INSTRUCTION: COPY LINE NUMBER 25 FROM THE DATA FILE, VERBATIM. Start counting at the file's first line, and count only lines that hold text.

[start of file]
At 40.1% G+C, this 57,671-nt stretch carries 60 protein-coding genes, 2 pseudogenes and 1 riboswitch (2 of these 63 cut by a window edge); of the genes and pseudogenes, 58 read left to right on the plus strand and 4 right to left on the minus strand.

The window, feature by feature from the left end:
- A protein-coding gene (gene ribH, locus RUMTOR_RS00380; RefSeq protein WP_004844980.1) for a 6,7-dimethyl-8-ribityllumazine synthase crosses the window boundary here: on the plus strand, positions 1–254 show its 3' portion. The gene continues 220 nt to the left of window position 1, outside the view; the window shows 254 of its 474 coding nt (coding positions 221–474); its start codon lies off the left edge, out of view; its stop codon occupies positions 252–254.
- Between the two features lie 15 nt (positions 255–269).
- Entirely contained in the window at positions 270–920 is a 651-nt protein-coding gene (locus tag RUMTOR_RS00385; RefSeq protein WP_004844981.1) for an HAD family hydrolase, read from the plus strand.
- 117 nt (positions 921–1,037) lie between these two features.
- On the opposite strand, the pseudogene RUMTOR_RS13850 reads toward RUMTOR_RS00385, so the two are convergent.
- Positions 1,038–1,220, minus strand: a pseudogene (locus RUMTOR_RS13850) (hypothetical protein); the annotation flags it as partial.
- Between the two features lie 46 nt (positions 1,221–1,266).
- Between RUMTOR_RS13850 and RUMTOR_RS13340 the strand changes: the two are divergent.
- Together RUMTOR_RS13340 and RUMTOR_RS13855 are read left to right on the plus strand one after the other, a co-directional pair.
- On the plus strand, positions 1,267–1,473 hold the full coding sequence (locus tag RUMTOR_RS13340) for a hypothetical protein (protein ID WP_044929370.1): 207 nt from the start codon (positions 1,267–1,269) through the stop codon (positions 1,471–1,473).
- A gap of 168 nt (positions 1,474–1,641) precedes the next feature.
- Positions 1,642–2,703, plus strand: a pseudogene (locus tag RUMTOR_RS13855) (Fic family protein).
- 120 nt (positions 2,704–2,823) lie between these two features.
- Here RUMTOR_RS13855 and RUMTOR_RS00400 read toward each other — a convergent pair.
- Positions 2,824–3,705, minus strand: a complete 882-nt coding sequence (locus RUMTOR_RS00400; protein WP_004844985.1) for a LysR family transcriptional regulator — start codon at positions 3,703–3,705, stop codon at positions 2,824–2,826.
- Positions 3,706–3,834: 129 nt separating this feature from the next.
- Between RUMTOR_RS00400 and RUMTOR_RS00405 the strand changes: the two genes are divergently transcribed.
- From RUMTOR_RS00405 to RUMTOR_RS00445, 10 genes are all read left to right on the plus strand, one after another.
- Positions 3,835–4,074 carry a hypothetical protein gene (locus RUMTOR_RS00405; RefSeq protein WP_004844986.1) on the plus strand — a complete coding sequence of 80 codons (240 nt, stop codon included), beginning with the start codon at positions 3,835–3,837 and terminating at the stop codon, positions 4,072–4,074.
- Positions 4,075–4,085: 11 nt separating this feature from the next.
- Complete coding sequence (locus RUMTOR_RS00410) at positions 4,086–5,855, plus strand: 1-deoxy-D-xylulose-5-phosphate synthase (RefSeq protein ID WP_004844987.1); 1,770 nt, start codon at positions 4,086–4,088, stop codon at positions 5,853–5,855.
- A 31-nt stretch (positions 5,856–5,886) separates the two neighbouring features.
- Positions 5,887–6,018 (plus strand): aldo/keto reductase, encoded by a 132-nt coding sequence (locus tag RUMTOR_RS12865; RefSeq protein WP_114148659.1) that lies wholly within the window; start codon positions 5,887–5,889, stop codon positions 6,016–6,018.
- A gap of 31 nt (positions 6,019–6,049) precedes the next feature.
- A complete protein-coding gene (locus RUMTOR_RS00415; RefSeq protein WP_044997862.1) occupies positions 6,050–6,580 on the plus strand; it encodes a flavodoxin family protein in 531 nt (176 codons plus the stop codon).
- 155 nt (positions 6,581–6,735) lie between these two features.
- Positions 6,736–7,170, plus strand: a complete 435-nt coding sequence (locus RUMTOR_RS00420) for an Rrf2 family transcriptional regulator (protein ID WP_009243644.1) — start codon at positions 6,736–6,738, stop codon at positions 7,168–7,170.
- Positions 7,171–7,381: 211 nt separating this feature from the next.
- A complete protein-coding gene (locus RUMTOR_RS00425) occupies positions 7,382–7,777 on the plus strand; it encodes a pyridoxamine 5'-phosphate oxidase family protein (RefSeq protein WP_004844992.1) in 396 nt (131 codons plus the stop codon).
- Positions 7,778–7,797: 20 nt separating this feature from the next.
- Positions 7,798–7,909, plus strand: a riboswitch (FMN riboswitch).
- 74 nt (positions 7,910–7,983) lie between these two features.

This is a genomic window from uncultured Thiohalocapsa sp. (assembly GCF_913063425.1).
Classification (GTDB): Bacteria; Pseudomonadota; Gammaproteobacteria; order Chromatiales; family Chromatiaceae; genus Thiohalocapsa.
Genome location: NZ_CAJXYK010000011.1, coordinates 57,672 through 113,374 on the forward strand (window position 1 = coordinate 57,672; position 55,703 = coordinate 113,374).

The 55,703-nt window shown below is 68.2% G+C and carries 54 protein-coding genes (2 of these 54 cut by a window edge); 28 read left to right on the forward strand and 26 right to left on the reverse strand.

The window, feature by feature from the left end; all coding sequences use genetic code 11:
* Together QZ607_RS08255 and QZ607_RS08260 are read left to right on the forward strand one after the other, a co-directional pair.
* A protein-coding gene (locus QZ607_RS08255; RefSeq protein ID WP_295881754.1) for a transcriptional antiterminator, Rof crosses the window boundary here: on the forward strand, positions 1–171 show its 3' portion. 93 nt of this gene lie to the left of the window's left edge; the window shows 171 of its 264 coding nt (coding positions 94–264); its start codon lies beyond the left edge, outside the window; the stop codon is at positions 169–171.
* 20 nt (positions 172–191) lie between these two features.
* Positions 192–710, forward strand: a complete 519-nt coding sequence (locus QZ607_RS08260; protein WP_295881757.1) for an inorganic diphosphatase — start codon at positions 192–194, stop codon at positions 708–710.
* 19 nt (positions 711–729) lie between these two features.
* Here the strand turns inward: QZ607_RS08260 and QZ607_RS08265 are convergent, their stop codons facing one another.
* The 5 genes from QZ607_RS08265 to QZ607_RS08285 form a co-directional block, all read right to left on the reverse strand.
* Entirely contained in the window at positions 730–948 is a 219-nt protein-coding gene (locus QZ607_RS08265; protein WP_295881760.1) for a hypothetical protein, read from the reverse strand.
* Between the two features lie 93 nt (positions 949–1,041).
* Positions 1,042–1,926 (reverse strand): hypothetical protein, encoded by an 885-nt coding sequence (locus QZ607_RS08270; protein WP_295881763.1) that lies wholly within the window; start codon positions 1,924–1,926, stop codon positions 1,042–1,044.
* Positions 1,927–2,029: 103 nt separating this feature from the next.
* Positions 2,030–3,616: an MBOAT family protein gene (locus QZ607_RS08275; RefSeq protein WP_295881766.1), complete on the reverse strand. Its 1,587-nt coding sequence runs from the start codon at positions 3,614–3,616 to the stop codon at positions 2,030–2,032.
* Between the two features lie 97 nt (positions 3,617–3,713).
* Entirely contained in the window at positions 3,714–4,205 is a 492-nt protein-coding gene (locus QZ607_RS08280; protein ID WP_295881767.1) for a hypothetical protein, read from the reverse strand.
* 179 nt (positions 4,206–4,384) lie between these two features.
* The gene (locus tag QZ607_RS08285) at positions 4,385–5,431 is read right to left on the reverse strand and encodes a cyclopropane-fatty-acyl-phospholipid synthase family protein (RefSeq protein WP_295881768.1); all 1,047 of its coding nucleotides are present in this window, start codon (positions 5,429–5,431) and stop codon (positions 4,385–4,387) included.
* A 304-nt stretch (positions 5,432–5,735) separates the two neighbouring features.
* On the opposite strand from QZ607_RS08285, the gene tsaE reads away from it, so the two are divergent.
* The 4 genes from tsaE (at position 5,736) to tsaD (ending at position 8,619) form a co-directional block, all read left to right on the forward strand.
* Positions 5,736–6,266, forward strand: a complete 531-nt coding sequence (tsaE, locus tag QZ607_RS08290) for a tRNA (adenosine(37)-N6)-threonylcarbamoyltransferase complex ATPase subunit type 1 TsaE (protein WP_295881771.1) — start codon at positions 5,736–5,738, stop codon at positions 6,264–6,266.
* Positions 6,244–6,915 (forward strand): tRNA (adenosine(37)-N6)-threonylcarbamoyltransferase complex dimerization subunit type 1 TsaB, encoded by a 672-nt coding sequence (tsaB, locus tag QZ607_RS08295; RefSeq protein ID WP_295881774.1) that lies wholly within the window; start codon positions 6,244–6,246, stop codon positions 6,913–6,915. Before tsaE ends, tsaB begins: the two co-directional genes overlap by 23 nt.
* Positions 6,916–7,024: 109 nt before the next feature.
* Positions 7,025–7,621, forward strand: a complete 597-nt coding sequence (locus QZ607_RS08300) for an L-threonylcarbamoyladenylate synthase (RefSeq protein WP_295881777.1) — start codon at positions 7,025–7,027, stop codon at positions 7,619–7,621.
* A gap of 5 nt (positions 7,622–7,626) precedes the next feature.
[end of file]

- Positions 5,887–6,018 (plus strand): aldo/keto reductase, encoded by a 132-nt coding sequence (locus tag RUMTOR_RS12865; RefSeq protein WP_114148659.1) that lies wholly within the window; start codon positions 5,887–5,889, stop codon positions 6,016–6,018.